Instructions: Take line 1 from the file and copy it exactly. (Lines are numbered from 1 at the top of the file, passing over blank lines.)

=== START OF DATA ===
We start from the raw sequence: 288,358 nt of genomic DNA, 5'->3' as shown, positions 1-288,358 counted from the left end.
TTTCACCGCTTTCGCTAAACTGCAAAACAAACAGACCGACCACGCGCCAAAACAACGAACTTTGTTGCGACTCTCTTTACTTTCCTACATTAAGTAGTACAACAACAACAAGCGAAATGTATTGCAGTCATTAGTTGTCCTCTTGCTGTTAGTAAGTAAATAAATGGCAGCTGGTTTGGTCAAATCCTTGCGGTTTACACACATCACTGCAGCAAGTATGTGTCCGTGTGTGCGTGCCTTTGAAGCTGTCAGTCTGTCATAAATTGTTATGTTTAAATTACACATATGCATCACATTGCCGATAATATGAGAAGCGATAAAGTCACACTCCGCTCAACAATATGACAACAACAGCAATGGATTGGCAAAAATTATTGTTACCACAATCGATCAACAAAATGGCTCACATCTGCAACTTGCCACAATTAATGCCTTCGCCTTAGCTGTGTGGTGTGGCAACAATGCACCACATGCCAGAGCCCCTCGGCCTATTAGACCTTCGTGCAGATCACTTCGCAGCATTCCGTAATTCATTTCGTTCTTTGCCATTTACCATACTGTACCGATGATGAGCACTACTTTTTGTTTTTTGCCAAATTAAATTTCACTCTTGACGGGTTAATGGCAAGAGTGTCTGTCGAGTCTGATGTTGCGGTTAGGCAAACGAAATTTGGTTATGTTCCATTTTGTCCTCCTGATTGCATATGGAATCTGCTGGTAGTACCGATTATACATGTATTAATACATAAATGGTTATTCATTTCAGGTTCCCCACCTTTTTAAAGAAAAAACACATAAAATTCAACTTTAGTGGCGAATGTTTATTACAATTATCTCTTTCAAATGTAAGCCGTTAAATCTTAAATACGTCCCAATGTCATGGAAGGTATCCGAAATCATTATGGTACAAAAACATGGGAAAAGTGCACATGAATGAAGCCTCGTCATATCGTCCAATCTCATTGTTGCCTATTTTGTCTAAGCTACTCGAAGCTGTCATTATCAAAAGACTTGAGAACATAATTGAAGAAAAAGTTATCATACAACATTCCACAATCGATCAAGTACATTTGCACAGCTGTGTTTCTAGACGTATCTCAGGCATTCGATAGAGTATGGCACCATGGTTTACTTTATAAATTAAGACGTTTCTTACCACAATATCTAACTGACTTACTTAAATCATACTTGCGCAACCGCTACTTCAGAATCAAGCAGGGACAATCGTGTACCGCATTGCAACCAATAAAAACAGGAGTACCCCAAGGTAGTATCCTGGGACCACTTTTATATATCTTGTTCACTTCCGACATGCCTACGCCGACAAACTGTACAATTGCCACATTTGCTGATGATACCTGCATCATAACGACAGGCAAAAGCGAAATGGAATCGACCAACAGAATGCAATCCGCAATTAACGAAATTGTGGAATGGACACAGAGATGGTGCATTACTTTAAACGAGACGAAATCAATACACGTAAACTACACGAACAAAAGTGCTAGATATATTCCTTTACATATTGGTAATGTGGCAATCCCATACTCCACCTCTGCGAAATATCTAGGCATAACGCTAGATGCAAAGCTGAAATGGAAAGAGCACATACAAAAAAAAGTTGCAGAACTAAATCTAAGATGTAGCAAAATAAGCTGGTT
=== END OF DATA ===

We start from the raw sequence: 288,358 nt of genomic DNA, 5'->3' as shown, positions 1-288,358 counted from the left end.